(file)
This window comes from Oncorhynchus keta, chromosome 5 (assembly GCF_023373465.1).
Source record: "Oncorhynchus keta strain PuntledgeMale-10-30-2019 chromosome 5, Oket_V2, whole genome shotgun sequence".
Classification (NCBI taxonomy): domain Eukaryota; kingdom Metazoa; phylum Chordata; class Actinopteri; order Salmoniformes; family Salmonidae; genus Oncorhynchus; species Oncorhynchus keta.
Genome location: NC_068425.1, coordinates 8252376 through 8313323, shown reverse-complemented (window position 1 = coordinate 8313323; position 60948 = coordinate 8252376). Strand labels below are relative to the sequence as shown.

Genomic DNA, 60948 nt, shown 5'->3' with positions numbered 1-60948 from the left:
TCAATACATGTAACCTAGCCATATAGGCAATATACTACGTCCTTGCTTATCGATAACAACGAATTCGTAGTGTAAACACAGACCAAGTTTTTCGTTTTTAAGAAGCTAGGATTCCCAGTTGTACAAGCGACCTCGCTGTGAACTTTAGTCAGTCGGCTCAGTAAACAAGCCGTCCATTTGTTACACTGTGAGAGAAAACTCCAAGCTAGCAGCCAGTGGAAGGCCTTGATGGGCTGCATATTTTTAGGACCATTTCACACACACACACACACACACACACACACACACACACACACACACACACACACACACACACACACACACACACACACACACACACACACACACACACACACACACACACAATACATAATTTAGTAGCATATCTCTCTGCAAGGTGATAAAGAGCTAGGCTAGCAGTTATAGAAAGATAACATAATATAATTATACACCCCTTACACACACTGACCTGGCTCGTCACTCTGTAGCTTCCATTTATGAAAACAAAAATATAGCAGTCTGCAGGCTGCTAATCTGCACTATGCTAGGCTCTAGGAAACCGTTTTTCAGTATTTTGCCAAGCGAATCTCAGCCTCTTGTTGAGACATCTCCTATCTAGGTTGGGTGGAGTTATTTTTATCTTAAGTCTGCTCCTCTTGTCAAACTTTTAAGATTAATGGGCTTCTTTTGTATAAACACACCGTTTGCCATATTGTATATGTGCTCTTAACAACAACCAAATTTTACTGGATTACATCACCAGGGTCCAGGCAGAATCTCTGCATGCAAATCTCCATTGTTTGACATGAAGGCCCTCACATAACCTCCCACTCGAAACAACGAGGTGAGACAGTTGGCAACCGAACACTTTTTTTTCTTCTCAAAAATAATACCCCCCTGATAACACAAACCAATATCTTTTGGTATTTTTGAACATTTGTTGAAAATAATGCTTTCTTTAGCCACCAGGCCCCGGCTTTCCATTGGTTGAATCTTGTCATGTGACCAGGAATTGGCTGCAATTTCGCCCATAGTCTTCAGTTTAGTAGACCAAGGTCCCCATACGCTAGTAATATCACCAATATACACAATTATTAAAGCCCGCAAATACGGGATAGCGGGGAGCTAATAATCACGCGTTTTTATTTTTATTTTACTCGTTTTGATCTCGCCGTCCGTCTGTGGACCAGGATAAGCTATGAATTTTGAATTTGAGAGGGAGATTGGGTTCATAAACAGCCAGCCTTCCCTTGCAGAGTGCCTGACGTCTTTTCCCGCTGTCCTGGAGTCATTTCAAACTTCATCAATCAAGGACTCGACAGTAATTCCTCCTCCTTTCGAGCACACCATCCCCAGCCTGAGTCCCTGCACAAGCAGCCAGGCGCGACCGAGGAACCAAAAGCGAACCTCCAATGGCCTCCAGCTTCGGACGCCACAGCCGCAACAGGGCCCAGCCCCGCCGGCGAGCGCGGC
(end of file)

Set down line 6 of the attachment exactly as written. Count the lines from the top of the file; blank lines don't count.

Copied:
TCAATACATGTAACCTAGCCATATAGGCAATATACTACGTCCTTGCTTATCGATAACAACGAATTCGTAGTGTAAACACAGACCAAGTTTTTCGTTTTTAAGAAGCTAGGATTCCCAGTTGTACAAGCGACCTCGCTGTGAACTTTAGTCAGTCGGCTCAGTAAACAAGCCGTCCATTTGTTACACTGTGAGAGAAAACTCCAAGCTAGCAGCCAGTGGAAGGCCTTGATGGGCTGCATATTTTTAGGACCATTTCACACACACACACACACACACACACACACACACACACACACACACACACACACACACACACACACACACACACACACACACACACACACACACACACACACACACACACAATACATAATTTAGTAGCATATCTCTCTGCAAGGTGATAAAGAGCTAGGCTAGCAGTTATAGAAAGATAACATAATATAATTATACACCCCTTACACACACTGACCTGGCTCGTCACTCTGTAGCTTCCATTTATGAAAACAAAAATATAGCAGTCTGCAGGCTGCTAATCTGCACTATGCTAGGCTCTAGGAAACCGTTTTTCAGTATTTTGCCAAGCGAATCTCAGCCTCTTGTTGAGACATCTCCTATCTAGGTTGGGTGGAGTTATTTTTATCTTAAGTCTGCTCCTCTTGTCAAACTTTTAAGATTAATGGGCTTCTTTTGTATAAACACACCGTTTGCCATATTGTATATGTGCTCTTAACAACAACCAAATTTTACTGGATTACATCACCAGGGTCCAGGCAGAATCTCTGCATGCAAATCTCCATTGTTTGACATGAAGGCCCTCACATAACCTCCCACTCGAAACAACGAGGTGAGACAGTTGGCAACCGAACACTTTTTTTTCTTCTCAAAAATAATACCCCCCTGATAACACAAACCAATATCTTTTGGTATTTTTGAACATTTGTTGAAAATAATGCTTTCTTTAGCCACCAGGCCCCGGCTTTCCATTGGTTGAATCTTGTCATGTGACCAGGAATTGGCTGCAATTTCGCCCATAGTCTTCAGTTTAGTAGACCAAGGTCCCCATACGCTAGTAATATCACCAATATACACAATTATTAAAGCCCGCAAATACGGGATAGCGGGGAGCTAATAATCACGCGTTTTTATTTTTATTTTACTCGTTTTGATCTCGCCGTCCGTCTGTGGACCAGGATAAGCTATGAATTTTGAATTTGAGAGGGAGATTGGGTTCATAAACAGCCAGCCTTCCCTTGCAGAGTGCCTGACGTCTTTTCCCGCTGTCCTGGAGTCATTTCAAACTTCATCAATCAAGGACTCGACAGTAATTCCTCCTCCTTTCGAGCACACCATCCCCAGCCTGAGTCCCTGCACAAGCAGCCAGGCGCGACCGAGGAACCAAAAGCGAACCTCCAATGGCCTCCAGCTTCGGACGCCACAGCCGCAACAGGGCCCAGCCCCGCCGGCGAGCGCGGC